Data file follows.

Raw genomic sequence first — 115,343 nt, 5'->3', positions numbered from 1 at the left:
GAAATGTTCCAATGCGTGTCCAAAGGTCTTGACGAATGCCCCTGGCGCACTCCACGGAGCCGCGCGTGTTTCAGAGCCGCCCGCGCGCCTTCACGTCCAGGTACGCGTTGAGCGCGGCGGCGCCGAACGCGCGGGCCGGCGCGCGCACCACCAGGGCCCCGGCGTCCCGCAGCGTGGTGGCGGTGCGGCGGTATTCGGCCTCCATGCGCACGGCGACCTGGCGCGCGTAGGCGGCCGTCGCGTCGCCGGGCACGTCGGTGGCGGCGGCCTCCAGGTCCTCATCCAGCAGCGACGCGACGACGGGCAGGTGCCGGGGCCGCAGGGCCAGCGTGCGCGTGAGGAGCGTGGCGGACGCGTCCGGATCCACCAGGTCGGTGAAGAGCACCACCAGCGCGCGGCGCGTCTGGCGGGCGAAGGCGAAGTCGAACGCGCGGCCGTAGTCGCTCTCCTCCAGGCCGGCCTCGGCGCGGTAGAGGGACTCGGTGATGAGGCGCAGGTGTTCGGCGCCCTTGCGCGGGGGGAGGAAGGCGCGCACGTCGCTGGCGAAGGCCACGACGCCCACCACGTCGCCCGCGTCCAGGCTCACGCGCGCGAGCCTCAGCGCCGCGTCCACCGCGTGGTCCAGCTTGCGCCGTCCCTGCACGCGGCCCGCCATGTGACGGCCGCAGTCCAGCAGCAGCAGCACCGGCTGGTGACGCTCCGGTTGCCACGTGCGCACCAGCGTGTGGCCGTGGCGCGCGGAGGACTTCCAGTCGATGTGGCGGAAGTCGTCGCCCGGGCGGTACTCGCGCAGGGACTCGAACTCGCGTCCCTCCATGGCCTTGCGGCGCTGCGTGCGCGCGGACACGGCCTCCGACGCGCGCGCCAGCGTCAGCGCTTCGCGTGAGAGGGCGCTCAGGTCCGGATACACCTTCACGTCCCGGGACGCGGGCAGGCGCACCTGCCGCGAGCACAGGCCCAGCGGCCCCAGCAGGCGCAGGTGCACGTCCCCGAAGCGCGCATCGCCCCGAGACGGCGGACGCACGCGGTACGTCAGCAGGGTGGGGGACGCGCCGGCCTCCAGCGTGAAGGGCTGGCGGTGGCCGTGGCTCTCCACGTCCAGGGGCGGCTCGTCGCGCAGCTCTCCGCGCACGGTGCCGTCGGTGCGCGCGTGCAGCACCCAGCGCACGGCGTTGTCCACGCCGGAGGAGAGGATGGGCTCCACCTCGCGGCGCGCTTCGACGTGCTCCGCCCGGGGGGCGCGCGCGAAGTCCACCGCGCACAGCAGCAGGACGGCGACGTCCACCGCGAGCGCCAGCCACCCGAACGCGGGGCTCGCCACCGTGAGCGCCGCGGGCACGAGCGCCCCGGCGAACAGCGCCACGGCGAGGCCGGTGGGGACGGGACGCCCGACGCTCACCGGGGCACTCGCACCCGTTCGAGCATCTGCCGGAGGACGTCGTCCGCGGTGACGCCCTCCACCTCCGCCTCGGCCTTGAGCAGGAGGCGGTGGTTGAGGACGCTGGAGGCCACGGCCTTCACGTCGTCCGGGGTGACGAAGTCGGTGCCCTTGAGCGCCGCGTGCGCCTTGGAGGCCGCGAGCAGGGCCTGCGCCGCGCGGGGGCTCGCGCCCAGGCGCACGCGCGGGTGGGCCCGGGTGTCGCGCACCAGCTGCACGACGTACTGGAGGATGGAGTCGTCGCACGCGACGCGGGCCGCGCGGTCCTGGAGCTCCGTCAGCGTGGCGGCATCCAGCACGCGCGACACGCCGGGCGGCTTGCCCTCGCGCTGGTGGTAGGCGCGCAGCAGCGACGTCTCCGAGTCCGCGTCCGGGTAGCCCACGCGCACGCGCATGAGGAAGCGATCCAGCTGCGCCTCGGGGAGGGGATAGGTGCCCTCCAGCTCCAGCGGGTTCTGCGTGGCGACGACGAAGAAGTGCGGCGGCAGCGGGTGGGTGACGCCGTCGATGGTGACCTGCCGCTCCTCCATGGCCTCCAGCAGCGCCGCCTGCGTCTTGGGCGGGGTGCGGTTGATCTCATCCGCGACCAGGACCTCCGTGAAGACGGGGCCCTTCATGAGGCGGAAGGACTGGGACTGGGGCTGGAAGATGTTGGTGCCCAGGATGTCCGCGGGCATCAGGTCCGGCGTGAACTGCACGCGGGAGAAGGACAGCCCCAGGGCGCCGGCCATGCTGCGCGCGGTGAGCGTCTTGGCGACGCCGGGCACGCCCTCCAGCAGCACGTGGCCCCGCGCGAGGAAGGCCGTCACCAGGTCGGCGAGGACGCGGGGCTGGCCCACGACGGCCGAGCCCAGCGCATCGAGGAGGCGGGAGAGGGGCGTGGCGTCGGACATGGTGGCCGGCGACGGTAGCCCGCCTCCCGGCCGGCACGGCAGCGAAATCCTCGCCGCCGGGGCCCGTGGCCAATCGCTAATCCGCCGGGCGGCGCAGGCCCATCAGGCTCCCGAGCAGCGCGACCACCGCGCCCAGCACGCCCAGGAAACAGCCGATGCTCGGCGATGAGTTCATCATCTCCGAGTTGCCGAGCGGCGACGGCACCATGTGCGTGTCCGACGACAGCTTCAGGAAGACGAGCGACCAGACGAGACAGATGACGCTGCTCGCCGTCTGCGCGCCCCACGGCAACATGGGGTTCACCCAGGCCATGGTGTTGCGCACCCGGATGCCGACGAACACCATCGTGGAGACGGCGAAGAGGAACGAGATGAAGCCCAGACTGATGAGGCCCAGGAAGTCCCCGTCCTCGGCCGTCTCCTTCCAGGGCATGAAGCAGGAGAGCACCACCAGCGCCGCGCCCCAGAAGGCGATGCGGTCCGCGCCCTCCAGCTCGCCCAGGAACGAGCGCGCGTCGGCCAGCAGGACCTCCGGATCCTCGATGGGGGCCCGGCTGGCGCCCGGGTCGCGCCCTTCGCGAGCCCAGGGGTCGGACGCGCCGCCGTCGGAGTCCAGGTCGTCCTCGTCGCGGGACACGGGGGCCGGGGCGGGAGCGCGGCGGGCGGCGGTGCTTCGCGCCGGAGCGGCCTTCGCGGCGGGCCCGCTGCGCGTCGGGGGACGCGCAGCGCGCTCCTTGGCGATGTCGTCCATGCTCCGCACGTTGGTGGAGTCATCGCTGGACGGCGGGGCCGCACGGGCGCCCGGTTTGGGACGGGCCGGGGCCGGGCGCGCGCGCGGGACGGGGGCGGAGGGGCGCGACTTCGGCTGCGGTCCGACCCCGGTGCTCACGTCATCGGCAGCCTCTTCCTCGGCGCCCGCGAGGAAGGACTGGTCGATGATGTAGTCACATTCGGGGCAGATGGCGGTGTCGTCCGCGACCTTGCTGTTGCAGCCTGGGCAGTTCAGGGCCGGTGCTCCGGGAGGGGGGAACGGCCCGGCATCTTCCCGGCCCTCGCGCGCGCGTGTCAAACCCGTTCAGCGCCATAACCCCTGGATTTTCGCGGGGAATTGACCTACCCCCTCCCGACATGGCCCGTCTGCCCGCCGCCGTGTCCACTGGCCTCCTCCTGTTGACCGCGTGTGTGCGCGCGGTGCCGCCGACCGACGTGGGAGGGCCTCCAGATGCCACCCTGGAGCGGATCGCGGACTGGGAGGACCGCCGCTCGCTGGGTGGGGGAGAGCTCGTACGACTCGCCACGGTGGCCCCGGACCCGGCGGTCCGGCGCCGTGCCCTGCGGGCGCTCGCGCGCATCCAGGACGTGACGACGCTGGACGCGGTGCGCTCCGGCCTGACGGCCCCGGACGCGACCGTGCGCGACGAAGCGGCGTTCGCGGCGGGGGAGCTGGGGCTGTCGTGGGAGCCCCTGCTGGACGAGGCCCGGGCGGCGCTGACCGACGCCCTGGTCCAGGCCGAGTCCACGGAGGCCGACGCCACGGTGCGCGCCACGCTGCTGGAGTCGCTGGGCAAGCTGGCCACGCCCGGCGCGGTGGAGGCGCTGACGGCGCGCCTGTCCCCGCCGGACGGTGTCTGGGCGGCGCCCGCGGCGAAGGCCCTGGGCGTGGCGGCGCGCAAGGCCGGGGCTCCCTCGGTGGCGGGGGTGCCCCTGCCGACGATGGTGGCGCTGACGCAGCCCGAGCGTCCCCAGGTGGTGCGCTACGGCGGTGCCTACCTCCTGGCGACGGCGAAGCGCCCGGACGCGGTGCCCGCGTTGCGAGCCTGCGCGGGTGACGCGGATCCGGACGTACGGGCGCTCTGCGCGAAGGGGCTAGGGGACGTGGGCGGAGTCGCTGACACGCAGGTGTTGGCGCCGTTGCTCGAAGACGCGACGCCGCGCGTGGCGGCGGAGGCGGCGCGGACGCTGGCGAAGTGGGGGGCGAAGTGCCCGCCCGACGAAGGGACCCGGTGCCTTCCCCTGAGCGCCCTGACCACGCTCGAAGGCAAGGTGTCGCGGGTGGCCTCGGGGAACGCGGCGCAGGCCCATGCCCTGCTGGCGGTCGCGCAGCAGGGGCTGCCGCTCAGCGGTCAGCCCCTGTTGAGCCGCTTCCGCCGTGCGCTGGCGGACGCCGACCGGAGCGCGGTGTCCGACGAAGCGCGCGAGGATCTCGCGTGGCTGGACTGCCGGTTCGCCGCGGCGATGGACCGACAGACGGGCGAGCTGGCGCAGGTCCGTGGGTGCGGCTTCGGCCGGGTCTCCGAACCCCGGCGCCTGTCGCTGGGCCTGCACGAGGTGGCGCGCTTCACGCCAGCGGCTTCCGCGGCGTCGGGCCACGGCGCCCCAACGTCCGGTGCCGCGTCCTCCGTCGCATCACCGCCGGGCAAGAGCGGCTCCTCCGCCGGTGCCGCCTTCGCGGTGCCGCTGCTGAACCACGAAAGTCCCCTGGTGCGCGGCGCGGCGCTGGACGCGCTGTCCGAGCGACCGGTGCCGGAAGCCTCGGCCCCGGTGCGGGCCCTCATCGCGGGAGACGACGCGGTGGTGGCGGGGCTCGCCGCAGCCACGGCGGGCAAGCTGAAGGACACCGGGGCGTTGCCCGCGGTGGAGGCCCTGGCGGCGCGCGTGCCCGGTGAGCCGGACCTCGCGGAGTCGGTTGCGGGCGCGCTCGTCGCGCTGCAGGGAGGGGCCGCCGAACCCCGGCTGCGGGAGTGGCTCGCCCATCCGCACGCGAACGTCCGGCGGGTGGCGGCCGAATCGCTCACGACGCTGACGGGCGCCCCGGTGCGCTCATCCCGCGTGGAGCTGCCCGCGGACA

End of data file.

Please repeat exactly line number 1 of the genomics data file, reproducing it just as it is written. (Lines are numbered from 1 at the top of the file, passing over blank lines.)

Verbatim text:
Raw genomic sequence first — 115,343 nt, 5'->3', positions numbered from 1 at the left: